While Suzie’s room is a little larger at roughly 6’ x 8’, she can teach you a thing or two about how to organize a small sewing room.

On her YouTube channel Threadquarters, she gives viewers a tour of her sewing room that is hyper-optimized for her needs.

The sizeable folding table makes use of almost the full length of the room, and she uses everything from the little panel behind the door and also the door itself for storing her supplies.

Impressive!

9. Lovely Cozy Sewing Room

Kim Connelly makes excellent use of her tiny room by storing all her tools and spools on a pegboard right in front of her table.

Everything she needs is at arms’ reach, making it one of my favorite small sewing room ideas!

The shelving unit next to her table is only slightly larger than the table, which reveals more of the wall and makes the room feel bigger.

Additionally, she has some plastic containers under her table, which gives her more storage while keeping the room uncluttered.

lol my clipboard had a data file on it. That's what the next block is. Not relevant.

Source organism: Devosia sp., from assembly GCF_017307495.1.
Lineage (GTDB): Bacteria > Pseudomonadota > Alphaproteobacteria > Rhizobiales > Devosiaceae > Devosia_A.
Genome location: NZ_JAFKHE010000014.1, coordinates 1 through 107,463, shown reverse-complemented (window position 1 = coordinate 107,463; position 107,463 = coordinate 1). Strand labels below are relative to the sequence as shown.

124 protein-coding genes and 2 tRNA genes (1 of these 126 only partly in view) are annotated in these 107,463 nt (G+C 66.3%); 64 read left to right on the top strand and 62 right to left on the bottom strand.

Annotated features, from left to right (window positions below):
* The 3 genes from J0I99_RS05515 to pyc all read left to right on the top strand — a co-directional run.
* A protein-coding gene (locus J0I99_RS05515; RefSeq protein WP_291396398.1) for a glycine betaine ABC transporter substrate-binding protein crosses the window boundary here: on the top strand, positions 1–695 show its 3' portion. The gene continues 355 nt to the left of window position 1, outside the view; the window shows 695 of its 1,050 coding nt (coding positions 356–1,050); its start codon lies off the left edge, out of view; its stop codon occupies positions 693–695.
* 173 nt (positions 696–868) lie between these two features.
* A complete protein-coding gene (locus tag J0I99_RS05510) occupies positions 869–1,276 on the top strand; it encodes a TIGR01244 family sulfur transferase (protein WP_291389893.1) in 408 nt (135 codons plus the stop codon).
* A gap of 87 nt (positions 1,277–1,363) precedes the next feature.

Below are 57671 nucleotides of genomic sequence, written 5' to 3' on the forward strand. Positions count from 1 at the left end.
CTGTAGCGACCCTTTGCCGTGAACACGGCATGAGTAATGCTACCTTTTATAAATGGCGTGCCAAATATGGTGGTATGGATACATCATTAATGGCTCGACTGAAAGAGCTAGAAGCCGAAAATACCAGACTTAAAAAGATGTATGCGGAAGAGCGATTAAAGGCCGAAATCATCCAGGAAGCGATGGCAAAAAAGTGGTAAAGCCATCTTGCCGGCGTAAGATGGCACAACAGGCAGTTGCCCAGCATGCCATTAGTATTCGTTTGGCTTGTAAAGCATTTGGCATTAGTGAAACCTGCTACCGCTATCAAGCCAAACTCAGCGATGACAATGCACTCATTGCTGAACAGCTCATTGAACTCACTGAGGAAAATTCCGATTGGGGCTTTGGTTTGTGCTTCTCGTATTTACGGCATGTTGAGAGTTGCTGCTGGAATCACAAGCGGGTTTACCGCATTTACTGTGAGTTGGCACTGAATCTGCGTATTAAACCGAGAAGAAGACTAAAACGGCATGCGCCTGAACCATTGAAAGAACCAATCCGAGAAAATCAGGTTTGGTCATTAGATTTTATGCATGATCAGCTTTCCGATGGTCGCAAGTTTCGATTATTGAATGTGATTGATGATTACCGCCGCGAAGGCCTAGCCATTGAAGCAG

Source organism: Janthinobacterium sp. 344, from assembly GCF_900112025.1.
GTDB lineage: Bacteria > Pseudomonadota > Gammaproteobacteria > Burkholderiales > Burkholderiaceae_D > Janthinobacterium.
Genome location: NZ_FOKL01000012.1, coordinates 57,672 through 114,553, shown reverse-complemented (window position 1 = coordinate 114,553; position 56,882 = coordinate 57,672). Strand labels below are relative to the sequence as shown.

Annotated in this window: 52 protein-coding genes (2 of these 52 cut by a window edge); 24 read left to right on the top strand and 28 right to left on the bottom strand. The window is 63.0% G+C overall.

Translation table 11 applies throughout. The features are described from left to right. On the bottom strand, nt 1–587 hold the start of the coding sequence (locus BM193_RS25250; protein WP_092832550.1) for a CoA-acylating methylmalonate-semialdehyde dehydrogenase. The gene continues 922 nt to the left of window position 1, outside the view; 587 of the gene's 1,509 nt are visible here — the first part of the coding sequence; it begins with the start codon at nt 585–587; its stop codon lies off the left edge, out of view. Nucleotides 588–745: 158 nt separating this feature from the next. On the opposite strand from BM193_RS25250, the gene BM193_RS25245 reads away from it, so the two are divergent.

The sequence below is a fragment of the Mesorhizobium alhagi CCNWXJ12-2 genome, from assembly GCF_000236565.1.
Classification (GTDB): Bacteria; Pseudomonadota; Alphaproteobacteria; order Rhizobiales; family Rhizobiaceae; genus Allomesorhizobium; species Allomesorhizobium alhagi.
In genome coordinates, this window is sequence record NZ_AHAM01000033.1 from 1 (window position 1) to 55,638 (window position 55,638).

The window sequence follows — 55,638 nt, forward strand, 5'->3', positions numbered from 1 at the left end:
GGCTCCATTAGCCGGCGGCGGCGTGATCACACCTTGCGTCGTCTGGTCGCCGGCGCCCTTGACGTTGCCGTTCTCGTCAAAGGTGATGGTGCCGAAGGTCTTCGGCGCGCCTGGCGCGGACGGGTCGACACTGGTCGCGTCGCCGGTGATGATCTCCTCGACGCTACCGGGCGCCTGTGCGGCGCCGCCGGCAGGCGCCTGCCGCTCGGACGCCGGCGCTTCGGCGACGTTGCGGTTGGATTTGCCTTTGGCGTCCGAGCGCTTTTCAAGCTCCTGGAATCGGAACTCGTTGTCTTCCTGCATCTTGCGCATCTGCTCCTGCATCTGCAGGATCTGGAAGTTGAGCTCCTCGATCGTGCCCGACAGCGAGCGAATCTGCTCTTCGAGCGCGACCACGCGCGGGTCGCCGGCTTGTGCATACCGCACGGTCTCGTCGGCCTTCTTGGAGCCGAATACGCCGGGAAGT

The other corner of her room has some box shelves, which seals the cozy, frill-free look.

cozy-sewing-room-idea

Kim talks more about what makes her sewing room cozy on her blog Milkybeer.

And that concludes my list of sewing room ideas for small spaces!

Now that you’re acquainted with some of the internet’s best small sewing room ideas setting up your own sewing room is no longer a distant dream!

Don’t be afraid to take inspiration from different ideas and mix up different layouts to create a space that caters to your unique sewing needs.

Isn’t that precisely what DIYing is about, after all?